“If I keep putting myself in these kinds of positions, it’s only a matter of time I learn the formula and break through and start to win,” said Day, who has only one PGA Tour win in his four years on the U.S. tour. “I’m very positive about where my game is right now.”

Six players from the top 10 at The Lakes will be at Royal Melbourne next week for the Presidents Cup.

Woods was within two shots of the lead when he made the turn, having gone mistake-free on the front nine to at least give himself a chance on the risk-reward holes along the back nine of The Lakes.

The task became tougher the way he played the 11th, which ultimately forced a bad decision two holes later.

Woods again hooked his tee shot on the par-5 11th, although with the wind at his back, it sailed over the portable toilet and into a sand dune where spectators had been walking all week. His ball was deep in a heel print, and he played an explosion shot sideways just to get out of that mess. He wound up missing a 7-foot par putt.

He made up for that with an 18-foot birdie on the 12th – one of only five birdies on that hole Sunday – and couldn’t figure out how to play the 315-yard 13th. He went with driver for the second straight day, and this time it cost him.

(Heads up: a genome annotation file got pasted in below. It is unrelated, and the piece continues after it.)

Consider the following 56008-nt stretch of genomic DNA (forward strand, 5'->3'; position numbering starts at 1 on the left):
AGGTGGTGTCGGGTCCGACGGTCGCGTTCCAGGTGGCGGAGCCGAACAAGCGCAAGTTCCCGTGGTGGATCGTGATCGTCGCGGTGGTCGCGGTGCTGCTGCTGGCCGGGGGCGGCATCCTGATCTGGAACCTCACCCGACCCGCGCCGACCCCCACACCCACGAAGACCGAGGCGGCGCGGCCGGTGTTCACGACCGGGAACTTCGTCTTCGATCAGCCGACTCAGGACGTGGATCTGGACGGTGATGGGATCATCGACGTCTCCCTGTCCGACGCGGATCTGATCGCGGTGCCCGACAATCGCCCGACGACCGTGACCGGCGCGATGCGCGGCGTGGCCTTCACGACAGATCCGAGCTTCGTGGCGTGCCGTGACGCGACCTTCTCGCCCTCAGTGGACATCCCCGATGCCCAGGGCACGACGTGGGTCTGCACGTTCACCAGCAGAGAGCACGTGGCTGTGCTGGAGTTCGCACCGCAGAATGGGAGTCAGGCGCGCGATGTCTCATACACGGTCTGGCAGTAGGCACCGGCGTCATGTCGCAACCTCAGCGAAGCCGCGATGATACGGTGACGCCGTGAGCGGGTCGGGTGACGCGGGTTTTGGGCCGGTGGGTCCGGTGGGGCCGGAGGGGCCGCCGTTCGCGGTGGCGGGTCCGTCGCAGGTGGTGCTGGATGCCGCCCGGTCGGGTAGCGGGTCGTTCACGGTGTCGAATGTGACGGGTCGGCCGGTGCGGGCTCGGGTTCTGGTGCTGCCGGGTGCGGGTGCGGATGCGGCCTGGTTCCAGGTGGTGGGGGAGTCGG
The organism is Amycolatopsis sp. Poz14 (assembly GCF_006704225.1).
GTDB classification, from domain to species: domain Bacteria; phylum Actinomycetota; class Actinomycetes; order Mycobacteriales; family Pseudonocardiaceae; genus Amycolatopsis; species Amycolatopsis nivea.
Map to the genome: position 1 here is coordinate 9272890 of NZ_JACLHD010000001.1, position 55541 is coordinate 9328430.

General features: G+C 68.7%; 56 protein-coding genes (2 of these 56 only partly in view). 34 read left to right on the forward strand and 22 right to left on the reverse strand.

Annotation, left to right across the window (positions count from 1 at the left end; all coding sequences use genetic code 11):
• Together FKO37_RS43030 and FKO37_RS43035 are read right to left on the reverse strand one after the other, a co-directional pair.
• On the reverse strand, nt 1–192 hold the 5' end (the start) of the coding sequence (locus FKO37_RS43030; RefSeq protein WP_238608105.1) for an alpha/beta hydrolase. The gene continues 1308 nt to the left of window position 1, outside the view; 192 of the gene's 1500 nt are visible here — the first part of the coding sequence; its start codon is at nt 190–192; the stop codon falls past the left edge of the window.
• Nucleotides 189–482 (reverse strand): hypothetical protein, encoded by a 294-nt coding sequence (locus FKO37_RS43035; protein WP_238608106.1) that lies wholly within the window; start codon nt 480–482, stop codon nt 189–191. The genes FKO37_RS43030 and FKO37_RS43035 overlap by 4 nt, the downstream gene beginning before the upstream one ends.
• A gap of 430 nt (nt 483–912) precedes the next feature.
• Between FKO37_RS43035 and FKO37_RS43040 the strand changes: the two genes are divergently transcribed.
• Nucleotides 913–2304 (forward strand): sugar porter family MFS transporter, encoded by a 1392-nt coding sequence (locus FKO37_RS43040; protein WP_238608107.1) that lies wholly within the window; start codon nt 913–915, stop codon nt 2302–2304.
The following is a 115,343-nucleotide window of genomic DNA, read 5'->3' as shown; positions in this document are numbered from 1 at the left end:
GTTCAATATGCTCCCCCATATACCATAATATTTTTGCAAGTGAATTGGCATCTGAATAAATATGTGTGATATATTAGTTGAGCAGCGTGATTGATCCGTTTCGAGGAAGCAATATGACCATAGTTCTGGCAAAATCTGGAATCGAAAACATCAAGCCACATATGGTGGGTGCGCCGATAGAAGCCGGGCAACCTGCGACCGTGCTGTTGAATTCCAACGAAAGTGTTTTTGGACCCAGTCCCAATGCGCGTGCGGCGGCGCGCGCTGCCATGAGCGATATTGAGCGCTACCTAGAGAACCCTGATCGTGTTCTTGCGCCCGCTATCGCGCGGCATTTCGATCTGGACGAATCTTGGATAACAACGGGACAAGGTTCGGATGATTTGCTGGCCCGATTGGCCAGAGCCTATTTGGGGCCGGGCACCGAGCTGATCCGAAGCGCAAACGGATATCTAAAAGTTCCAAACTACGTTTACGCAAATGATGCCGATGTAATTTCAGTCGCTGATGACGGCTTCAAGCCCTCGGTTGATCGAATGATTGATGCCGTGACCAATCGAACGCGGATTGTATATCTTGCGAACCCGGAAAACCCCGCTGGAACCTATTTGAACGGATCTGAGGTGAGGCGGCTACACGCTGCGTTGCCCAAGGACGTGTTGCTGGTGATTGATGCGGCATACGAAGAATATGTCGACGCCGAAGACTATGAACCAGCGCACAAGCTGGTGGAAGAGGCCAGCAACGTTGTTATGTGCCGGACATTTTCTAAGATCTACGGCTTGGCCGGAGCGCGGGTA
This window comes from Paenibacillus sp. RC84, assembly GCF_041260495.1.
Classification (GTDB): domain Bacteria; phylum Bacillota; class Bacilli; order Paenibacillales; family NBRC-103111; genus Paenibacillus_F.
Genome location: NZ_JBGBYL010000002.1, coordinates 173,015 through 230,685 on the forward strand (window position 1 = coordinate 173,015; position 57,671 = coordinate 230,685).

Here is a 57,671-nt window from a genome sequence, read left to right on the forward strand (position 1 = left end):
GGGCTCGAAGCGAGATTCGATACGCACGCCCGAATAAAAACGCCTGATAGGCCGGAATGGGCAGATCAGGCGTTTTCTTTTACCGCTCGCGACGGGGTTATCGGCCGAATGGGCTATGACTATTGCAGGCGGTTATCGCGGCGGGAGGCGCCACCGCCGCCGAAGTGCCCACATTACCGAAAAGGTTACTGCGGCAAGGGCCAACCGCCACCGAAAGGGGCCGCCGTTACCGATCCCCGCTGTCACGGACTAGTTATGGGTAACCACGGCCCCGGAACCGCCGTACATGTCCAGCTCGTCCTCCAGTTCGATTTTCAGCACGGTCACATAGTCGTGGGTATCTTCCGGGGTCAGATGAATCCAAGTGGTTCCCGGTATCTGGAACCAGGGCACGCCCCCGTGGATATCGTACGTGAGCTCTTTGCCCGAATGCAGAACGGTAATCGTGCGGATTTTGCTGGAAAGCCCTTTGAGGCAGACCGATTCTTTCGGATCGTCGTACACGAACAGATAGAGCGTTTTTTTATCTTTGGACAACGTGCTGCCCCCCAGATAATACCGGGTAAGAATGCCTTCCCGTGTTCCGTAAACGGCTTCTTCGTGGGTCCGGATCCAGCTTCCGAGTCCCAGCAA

“I shouldn’t have gone for it,” Woods said. “It’s a tough tee shot for me because I’m caught right between clubs. Driver is too much and 3-wood is not enough. I tried to hit a big, slicing driver in there and should have just laid up.

“Unfortunately, I made the wrong decision and it cost me a shot.”

He was lucky it wasn’t more. The ball barely carried a pond and embedded into the muck about a foot short of the red hazard line. Instead of dropping on the other side of the water, Woods blasted behind the ball to gouge it forward, only it popped up and struck a tree, bouncing behind and nearly into another pond. His chip came up short, and he had to get up-and-down for bogey.

He still made it interesting by chipping in for eagle from just off the 14th green, then reaching the par-5 17th in two with a shot that caught the ridge and settled 12 feet away. With a chance to tie for the lead, Woods missed the putt, then settled for a two-putt par on the 18th hole from about 45 feet.